Teachers and the LRC Manager have access to many diagnostic tools which help them to ascertain whether a student is making good progress. Each quiz taken on a book is recorded, in addition to the ATOS level of a book, the score achieved, any points earned and progress towards a target. If a student is reading insufficiently challenging books, i.e. books which are too easy, this will not assist in improving their reading age. Similarly, if books chosen are too difficult to be read independently, this will discourage a student from completing a book they have chosen. If students take an insufficient number of quizzes, this could indicate they have not read for enough time to complete a book, an exception being where a student regularly reads books with a high word count. If a student consistently has low scores, a conclusion may be drawn that they have either not properly read a book or did not sufficiently understand the book. Teachers and the LRC Manager will discuss with students any concerns they have, whether it be that a student chooses inappropriate books to facilitate growth or does not regularly practise reading. Low quiz scores may also indicate that a student has attempted to quiz on a book they have not completed. We will endeavour to match students not only with appropriate books, but with books they will gain pleasure from reading.
Reading is the most valuable activity students can take part in whilst at the academy. Countless studies have shown that reading for pleasure is the most important factor in determining a child’s future exam and career success, regardless of their family background. Reading practice and improvement can lead to improved grades in all subjects. It is vitally important to give students a chance to read. Daily reading is expected from year groups 7 and 8, at home, every evening, as part of their homework timetable.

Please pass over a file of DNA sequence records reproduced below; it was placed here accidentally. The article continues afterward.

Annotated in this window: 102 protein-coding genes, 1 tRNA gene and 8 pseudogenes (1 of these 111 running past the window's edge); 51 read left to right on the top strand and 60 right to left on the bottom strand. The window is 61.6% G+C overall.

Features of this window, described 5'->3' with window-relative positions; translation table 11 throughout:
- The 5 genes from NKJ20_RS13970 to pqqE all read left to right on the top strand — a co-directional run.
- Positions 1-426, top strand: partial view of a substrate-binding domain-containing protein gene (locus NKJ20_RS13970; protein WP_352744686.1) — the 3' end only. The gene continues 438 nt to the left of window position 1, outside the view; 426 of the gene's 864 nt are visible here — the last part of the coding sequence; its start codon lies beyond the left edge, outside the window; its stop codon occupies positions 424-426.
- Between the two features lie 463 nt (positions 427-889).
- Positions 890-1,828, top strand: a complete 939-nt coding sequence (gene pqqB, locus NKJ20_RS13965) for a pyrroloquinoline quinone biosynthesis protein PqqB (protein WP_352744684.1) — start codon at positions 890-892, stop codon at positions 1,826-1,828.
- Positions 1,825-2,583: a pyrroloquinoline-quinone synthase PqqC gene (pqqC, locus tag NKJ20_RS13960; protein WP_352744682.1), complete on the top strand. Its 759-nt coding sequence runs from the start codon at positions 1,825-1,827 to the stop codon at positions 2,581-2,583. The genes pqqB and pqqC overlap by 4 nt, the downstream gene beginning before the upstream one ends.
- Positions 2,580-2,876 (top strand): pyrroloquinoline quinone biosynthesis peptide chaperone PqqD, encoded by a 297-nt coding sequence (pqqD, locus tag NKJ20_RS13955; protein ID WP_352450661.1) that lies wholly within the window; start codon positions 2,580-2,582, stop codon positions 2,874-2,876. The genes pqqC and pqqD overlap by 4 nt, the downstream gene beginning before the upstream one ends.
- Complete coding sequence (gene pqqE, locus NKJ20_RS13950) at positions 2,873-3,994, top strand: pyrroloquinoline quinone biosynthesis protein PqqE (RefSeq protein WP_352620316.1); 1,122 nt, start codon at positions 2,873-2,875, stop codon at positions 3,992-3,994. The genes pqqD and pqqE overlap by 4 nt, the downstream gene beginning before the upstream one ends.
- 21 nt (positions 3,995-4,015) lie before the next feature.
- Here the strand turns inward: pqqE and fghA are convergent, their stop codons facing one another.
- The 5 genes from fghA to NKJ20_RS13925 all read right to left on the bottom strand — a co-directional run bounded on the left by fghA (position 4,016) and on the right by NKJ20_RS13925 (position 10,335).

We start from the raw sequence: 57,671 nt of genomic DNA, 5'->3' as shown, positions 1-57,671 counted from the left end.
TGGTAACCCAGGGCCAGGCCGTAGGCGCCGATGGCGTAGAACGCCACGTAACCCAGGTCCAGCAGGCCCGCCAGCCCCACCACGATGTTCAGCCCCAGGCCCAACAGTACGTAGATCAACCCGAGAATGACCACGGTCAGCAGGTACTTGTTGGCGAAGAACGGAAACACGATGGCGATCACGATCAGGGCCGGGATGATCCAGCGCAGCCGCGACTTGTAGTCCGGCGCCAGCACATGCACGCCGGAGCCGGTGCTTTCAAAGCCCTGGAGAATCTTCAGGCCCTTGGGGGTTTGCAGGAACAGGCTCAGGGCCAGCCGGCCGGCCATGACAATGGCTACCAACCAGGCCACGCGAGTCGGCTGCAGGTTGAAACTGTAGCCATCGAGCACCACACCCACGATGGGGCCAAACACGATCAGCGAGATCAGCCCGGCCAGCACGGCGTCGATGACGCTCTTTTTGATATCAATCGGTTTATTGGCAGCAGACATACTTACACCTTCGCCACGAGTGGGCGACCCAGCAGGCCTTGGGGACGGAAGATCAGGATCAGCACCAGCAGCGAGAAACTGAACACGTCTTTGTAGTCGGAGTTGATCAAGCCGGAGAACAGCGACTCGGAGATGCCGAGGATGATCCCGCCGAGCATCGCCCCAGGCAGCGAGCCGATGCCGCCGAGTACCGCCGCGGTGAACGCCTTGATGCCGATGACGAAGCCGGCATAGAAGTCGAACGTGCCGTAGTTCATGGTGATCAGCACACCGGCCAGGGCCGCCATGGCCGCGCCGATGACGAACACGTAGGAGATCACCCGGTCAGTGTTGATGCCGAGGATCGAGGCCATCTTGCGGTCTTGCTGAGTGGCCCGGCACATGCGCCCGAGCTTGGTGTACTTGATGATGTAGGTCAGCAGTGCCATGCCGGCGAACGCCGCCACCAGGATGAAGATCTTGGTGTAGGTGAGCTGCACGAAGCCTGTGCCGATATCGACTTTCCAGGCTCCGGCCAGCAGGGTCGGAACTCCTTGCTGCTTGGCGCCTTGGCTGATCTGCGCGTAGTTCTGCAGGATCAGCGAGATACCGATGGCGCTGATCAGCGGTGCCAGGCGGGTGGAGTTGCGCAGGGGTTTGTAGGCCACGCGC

How can parents take an active role in Renaissance Learning?
Renaissance Home Connect is a tool which allows teacher, parent and student to share information about a student’s progress in Accelerated Reader.
Your child’s class teacher will provide a web address for Renaissance Home Connect. The login and password are the same as your child uses to log in to Renaissance at school.
You will be able to view all of the book quizzes your child has completed and view their progress towards reading targets. There is a handy link to AR BookFinder UK, and you can sign up to receive emails about your child’s recent AR Reading Practice Quiz results.
Follow the link below to find a Parent’s Guide to Renaissance Home Connect.
You will also receive a Parent Report informing you of your child’s latest STAR Reading test results. This will provide you with your child’s reading age and suggestions as to how to improve their reading.